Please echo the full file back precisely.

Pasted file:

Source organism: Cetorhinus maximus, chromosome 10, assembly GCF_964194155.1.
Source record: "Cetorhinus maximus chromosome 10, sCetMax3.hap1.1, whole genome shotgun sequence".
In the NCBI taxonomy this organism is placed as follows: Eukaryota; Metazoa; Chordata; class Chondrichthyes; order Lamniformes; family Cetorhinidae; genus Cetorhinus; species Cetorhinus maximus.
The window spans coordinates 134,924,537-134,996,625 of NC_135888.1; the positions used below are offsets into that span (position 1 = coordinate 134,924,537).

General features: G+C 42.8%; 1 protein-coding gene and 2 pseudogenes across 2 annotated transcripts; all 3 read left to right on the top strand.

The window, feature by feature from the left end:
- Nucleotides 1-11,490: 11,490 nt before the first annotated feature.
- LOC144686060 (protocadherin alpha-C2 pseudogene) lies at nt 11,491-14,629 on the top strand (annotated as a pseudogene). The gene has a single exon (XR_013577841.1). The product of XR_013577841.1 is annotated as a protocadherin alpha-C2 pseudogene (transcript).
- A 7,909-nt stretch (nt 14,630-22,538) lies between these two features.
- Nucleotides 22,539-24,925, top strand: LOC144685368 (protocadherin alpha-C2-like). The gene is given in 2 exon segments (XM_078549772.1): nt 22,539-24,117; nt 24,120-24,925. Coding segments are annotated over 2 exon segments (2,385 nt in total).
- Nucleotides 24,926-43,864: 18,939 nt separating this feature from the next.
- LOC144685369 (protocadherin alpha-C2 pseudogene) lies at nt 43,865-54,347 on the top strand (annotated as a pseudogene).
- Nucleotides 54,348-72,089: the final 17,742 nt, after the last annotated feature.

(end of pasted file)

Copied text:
Source organism: Cetorhinus maximus, chromosome 10, assembly GCF_964194155.1.
Source record: "Cetorhinus maximus chromosome 10, sCetMax3.hap1.1, whole genome shotgun sequence".
In the NCBI taxonomy this organism is placed as follows: Eukaryota; Metazoa; Chordata; class Chondrichthyes; order Lamniformes; family Cetorhinidae; genus Cetorhinus; species Cetorhinus maximus.
The window spans coordinates 134,924,537-134,996,625 of NC_135888.1; the positions used below are offsets into that span (position 1 = coordinate 134,924,537).

General features: G+C 42.8%; 1 protein-coding gene and 2 pseudogenes across 2 annotated transcripts; all 3 read left to right on the top strand.

The window, feature by feature from the left end:
- Nucleotides 1-11,490: 11,490 nt before the first annotated feature.
- LOC144686060 (protocadherin alpha-C2 pseudogene) lies at nt 11,491-14,629 on the top strand (annotated as a pseudogene). The gene has a single exon (XR_013577841.1). The product of XR_013577841.1 is annotated as a protocadherin alpha-C2 pseudogene (transcript).
- A 7,909-nt stretch (nt 14,630-22,538) lies between these two features.
- Nucleotides 22,539-24,925, top strand: LOC144685368 (protocadherin alpha-C2-like). The gene is given in 2 exon segments (XM_078549772.1): nt 22,539-24,117; nt 24,120-24,925. Coding segments are annotated over 2 exon segments (2,385 nt in total).
- Nucleotides 24,926-43,864: 18,939 nt separating this feature from the next.
- LOC144685369 (protocadherin alpha-C2 pseudogene) lies at nt 43,865-54,347 on the top strand (annotated as a pseudogene).
- Nucleotides 54,348-72,089: the final 17,742 nt, after the last annotated feature.